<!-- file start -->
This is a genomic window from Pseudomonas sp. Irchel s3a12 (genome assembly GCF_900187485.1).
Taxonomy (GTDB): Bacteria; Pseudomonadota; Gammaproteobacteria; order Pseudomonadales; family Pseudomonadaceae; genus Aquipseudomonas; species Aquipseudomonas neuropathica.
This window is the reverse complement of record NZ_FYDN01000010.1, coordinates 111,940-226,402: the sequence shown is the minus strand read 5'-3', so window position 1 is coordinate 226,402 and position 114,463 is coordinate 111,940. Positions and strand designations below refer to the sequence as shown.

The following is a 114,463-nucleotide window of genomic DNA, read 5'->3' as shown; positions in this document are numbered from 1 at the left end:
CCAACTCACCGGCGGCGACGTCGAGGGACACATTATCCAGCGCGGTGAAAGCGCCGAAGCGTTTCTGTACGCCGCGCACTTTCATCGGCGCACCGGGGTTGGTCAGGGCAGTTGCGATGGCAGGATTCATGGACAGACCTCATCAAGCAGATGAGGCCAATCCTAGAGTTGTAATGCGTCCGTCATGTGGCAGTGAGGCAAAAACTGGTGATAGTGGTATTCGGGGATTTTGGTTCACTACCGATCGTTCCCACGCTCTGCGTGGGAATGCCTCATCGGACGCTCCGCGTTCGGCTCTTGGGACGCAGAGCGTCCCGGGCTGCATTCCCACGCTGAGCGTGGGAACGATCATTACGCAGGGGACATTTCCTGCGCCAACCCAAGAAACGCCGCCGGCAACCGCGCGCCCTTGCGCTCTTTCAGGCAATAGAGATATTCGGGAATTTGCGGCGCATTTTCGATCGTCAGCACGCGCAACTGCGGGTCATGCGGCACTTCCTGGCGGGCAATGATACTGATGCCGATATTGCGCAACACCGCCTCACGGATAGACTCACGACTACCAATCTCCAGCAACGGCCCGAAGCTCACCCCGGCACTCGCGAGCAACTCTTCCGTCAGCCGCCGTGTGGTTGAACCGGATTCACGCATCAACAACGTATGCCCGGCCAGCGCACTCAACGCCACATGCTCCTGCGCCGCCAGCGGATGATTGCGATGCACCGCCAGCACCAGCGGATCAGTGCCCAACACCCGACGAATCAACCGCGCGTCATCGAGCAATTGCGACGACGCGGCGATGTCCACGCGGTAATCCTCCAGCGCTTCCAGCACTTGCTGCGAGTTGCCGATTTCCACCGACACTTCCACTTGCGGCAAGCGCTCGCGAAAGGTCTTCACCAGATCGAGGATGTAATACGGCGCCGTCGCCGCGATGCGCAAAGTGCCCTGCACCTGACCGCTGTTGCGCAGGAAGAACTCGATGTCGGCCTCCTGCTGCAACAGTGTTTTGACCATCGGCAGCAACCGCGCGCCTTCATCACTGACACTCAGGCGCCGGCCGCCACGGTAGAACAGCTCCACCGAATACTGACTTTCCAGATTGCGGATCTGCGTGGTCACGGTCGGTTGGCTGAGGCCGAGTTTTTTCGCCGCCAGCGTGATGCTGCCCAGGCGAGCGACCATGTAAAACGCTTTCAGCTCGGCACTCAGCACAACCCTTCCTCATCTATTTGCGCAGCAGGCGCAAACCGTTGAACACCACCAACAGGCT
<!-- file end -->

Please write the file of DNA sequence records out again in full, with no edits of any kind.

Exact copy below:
This is a genomic window from Pseudomonas sp. Irchel s3a12 (genome assembly GCF_900187485.1).
Taxonomy (GTDB): Bacteria; Pseudomonadota; Gammaproteobacteria; order Pseudomonadales; family Pseudomonadaceae; genus Aquipseudomonas; species Aquipseudomonas neuropathica.
This window is the reverse complement of record NZ_FYDN01000010.1, coordinates 111,940-226,402: the sequence shown is the minus strand read 5'-3', so window position 1 is coordinate 226,402 and position 114,463 is coordinate 111,940. Positions and strand designations below refer to the sequence as shown.

The following is a 114,463-nucleotide window of genomic DNA, read 5'->3' as shown; positions in this document are numbered from 1 at the left end:
CCAACTCACCGGCGGCGACGTCGAGGGACACATTATCCAGCGCGGTGAAAGCGCCGAAGCGTTTCTGTACGCCGCGCACTTTCATCGGCGCACCGGGGTTGGTCAGGGCAGTTGCGATGGCAGGATTCATGGACAGACCTCATCAAGCAGATGAGGCCAATCCTAGAGTTGTAATGCGTCCGTCATGTGGCAGTGAGGCAAAAACTGGTGATAGTGGTATTCGGGGATTTTGGTTCACTACCGATCGTTCCCACGCTCTGCGTGGGAATGCCTCATCGGACGCTCCGCGTTCGGCTCTTGGGACGCAGAGCGTCCCGGGCTGCATTCCCACGCTGAGCGTGGGAACGATCATTACGCAGGGGACATTTCCTGCGCCAACCCAAGAAACGCCGCCGGCAACCGCGCGCCCTTGCGCTCTTTCAGGCAATAGAGATATTCGGGAATTTGCGGCGCATTTTCGATCGTCAGCACGCGCAACTGCGGGTCATGCGGCACTTCCTGGCGGGCAATGATACTGATGCCGATATTGCGCAACACCGCCTCACGGATAGACTCACGACTACCAATCTCCAGCAACGGCCCGAAGCTCACCCCGGCACTCGCGAGCAACTCTTCCGTCAGCCGCCGTGTGGTTGAACCGGATTCACGCATCAACAACGTATGCCCGGCCAGCGCACTCAACGCCACATGCTCCTGCGCCGCCAGCGGATGATTGCGATGCACCGCCAGCACCAGCGGATCAGTGCCCAACACCCGACGAATCAACCGCGCGTCATCGAGCAATTGCGACGACGCGGCGATGTCCACGCGGTAATCCTCCAGCGCTTCCAGCACTTGCTGCGAGTTGCCGATTTCCACCGACACTTCCACTTGCGGCAAGCGCTCGCGAAAGGTCTTCACCAGATCGAGGATGTAATACGGCGCCGTCGCCGCGATGCGCAAAGTGCCCTGCACCTGACCGCTGTTGCGCAGGAAGAACTCGATGTCGGCCTCCTGCTGCAACAGTGTTTTGACCATCGGCAGCAACCGCGCGCCTTCATCACTGACACTCAGGCGCCGGCCGCCACGGTAGAACAGCTCCACCGAATACTGACTTTCCAGATTGCGGATCTGCGTGGTCACGGTCGGTTGGCTGAGGCCGAGTTTTTTCGCCGCCAGCGTGATGCTGCCCAGGCGAGCGACCATGTAAAACGCTTTCAGCTCGGCACTCAGCACAACCCTTCCTCATCTATTTGCGCAGCAGGCGCAAACCGTTGAACACCACCAACAGGCT